My diet has been enriched by the serendipity of Brazilian fodder. Most fattening foods and drinks are entirely unsavoury as far as I am concerned. The beer makes me nauseous or bloated, or both, the ham is like an overly pink slab of an overweight adolecent's buttock, the bacon is 90% fat and 10% meat, but best/worst of all, all the cheeses taste exactly the same, and may be differentiated only by a very slight change in their shade of yellow.

Despite people fervently describing Brazilian pizza as "a melhor do mundo" (people who have never eaten at Pizza Express, clearly), I find it almost entirely wretched, with what passes for mozzarella being a strongly flavoured, overly-rich plastic imitation.

I think I've also managed to finally crack my MacDonald's delusion - when I'm in a shopping centre and I'm hungry, more often than not I go to MacDonald's, eat something that is neither tasty nor healthy nor filling, and vow never to do so again as I chomp my way through the last morsels of the sickly sweet viand and lick the packaging. Then, a few weeks later, I have already forgetten just how bad it was and do the same again, in an entirely irrational triumph of subjective hope over objective fact.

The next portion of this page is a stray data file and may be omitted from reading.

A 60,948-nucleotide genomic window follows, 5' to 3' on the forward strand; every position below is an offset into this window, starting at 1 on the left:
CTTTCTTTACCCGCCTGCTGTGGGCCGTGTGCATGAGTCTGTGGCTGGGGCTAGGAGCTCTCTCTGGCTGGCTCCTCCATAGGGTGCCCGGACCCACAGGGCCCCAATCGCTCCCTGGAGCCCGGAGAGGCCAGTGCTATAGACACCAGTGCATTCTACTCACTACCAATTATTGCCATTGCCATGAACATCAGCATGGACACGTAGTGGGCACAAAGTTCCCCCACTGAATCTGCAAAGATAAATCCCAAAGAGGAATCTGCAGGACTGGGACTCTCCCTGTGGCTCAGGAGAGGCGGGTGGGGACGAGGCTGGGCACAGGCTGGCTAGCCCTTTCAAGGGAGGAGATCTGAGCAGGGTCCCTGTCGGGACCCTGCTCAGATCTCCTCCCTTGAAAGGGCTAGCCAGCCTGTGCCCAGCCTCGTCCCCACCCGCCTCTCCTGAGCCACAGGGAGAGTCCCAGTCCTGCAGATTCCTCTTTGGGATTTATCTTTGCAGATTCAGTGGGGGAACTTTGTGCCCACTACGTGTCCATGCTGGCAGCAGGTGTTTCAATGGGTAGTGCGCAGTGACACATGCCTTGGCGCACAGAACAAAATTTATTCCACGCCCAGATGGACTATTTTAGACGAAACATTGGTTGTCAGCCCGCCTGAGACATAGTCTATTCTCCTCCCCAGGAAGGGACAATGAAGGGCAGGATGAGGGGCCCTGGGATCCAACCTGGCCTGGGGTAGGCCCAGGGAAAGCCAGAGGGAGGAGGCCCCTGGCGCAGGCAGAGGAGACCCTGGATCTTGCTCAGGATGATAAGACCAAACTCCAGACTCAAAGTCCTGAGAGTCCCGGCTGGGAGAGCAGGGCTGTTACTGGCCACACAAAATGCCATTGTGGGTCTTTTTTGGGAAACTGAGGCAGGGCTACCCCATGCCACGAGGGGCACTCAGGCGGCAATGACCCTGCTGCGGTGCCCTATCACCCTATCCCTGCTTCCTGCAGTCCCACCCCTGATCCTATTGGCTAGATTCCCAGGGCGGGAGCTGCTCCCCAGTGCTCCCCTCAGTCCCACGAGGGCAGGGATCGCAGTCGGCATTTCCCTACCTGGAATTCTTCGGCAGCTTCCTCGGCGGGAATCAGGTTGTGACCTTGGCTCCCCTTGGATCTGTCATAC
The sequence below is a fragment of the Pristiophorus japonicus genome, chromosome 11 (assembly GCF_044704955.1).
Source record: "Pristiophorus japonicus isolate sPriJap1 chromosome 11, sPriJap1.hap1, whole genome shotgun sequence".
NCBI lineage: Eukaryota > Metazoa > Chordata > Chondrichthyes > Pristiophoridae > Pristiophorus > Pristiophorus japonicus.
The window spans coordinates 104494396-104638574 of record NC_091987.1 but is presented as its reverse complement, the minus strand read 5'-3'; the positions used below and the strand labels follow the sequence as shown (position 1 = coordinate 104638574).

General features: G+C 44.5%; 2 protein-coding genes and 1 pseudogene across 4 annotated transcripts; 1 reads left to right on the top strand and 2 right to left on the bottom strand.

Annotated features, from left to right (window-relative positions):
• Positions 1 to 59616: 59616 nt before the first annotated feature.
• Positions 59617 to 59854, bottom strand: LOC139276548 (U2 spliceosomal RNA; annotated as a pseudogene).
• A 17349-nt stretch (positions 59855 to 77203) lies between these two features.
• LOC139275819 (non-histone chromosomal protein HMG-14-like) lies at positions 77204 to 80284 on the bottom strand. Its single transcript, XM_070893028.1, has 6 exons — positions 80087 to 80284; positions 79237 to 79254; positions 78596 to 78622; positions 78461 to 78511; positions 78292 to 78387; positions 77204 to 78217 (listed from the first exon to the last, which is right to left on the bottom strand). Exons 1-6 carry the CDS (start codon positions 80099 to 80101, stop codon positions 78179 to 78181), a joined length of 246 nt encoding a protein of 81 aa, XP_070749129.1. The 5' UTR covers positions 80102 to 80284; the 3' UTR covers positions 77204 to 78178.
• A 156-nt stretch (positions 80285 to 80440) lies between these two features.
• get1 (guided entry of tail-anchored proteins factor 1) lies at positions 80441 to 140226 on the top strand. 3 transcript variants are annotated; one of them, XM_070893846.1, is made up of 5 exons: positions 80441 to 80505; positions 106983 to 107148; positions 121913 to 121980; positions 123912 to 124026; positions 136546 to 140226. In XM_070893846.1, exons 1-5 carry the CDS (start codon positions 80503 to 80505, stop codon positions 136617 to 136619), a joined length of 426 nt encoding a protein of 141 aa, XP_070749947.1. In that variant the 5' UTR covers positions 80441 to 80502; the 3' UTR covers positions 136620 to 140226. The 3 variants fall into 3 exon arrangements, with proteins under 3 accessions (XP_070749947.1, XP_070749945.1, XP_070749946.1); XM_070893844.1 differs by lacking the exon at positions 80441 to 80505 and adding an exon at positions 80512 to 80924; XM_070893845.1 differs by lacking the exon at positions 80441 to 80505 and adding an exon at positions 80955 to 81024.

On the upside, the fruit in Brazil is irrepressably delicious - I've been gorging myself on the low-calorie delights that are oranges, papayas, mangoes, strawberries, kiwis and bananas, all at prices that don't leave a hole in the pocket. I recently purchased 20 bananas for R$ 2.50 from a man in a VW Kombi, which works out at less than a shilling per piece of comically-formed fruit.

I'm also doing stretching classes twice a week (great for easing the pressure on the old sciatic nerve) and doing a light upper body workout at the gym, to keep my mistresses happy. So, you are asking yourself, just how trim is the real slim Wardy? I've dropped from a wobbly 78 kg to a reasonable 70 kg - that's 0.078 tonnes to 0.070 tonnes.

Quite an achievement, I'm sure you'll agree.

Does the cheese in your country break the Trade Descriptions Act? Are you on a diet? How many tonnes do you weigh? How much are bananas where you live? Are you ever coming back to this blog after these questions?